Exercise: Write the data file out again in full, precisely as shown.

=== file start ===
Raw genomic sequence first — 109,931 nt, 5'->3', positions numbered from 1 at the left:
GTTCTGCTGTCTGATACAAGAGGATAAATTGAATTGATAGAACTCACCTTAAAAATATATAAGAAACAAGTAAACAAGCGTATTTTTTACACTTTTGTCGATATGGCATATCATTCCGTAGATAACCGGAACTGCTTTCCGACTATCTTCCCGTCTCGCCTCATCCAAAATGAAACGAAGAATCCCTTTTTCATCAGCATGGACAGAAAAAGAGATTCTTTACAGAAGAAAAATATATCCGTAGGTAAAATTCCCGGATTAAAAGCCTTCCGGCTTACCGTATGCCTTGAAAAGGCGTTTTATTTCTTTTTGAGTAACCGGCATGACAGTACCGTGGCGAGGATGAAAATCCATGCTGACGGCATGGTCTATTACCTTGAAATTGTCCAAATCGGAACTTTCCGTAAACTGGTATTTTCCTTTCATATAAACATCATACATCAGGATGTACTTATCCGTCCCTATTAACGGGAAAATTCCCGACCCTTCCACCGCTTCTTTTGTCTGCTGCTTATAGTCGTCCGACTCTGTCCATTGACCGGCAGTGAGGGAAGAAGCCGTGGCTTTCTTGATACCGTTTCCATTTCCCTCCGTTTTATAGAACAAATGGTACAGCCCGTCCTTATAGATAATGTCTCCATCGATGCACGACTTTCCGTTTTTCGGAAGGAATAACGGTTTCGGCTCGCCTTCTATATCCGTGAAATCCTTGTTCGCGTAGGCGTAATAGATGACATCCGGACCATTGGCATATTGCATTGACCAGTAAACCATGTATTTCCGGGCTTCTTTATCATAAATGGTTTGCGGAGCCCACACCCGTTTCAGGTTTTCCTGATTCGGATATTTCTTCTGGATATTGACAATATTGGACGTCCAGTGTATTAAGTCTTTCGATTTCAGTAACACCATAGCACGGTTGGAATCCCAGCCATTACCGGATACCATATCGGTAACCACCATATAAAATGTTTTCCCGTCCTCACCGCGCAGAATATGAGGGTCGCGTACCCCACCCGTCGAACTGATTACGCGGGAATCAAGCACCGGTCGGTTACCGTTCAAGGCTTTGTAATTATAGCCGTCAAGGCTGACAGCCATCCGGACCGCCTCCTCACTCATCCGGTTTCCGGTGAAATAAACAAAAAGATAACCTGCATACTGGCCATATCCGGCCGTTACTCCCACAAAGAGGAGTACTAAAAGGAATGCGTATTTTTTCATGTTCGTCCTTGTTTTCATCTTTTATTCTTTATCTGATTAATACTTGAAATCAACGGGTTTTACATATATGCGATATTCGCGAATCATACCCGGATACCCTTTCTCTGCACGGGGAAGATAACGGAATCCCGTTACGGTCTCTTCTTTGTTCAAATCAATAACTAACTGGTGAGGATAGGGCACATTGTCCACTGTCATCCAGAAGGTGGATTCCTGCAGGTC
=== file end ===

Raw genomic sequence first — 109,931 nt, 5'->3', positions numbered from 1 at the left:
GTTCTGCTGTCTGATACAAGAGGATAAATTGAATTGATAGAACTCACCTTAAAAATATATAAGAAACAAGTAAACAAGCGTATTTTTTACACTTTTGTCGATATGGCATATCATTCCGTAGATAACCGGAACTGCTTTCCGACTATCTTCCCGTCTCGCCTCATCCAAAATGAAACGAAGAATCCCTTTTTCATCAGCATGGACAGAAAAAGAGATTCTTTACAGAAGAAAAATATATCCGTAGGTAAAATTCCCGGATTAAAAGCCTTCCGGCTTACCGTATGCCTTGAAAAGGCGTTTTATTTCTTTTTGAGTAACCGGCATGACAGTACCGTGGCGAGGATGAAAATCCATGCTGACGGCATGGTCTATTACCTTGAAATTGTCCAAATCGGAACTTTCCGTAAACTGGTATTTTCCTTTCATATAAACATCATACATCAGGATGTACTTATCCGTCCCTATTAACGGGAAAATTCCCGACCCTTCCACCGCTTCTTTTGTCTGCTGCTTATAGTCGTCCGACTCTGTCCATTGACCGGCAGTGAGGGAAGAAGCCGTGGCTTTCTTGATACCGTTTCCATTTCCCTCCGTTTTATAGAACAAATGGTACAGCCCGTCCTTATAGATAATGTCTCCATCGATGCACGACTTTCCGTTTTTCGGAAGGAATAACGGTTTCGGCTCGCCTTCTATATCCGTGAAATCCTTGTTCGCGTAGGCGTAATAGATGACATCCGGACCATTGGCATATTGCATTGACCAGTAAACCATGTATTTCCGGGCTTCTTTATCATAAATGGTTTGCGGAGCCCACACCCGTTTCAGGTTTTCCTGATTCGGATATTTCTTCTGGATATTGACAATATTGGACGTCCAGTGTATTAAGTCTTTCGATTTCAGTAACACCATAGCACGGTTGGAATCCCAGCCATTACCGGATACCATATCGGTAACCACCATATAAAATGTTTTCCCGTCCTCACCGCGCAGAATATGAGGGTCGCGTACCCCACCCGTCGAACTGATTACGCGGGAATCAAGCACCGGTCGGTTACCGTTCAAGGCTTTGTAATTATAGCCGTCAAGGCTGACAGCCATCCGGACCGCCTCCTCACTCATCCGGTTTCCGGTGAAATAAACAAAAAGATAACCTGCATACTGGCCATATCCGGCCGTTACTCCCACAAAGAGGAGTACTAAAAGGAATGCGTATTTTTTCATGTTCGTCCTTGTTTTCATCTTTTATTCTTTATCTGATTAATACTTGAAATCAACGGGTTTTACATATATGCGATATTCGCGAATCATACCCGGATACCCTTTCTCTGCACGGGGAAGATAACGGAATCCCGTTACGGTCTCTTCTTTGTTCAAATCAATAACTAACTGGTGAGGATAGGGCACATTGTCCACTGTCATCCAGAAGGTGGATTCCTGCAGGTC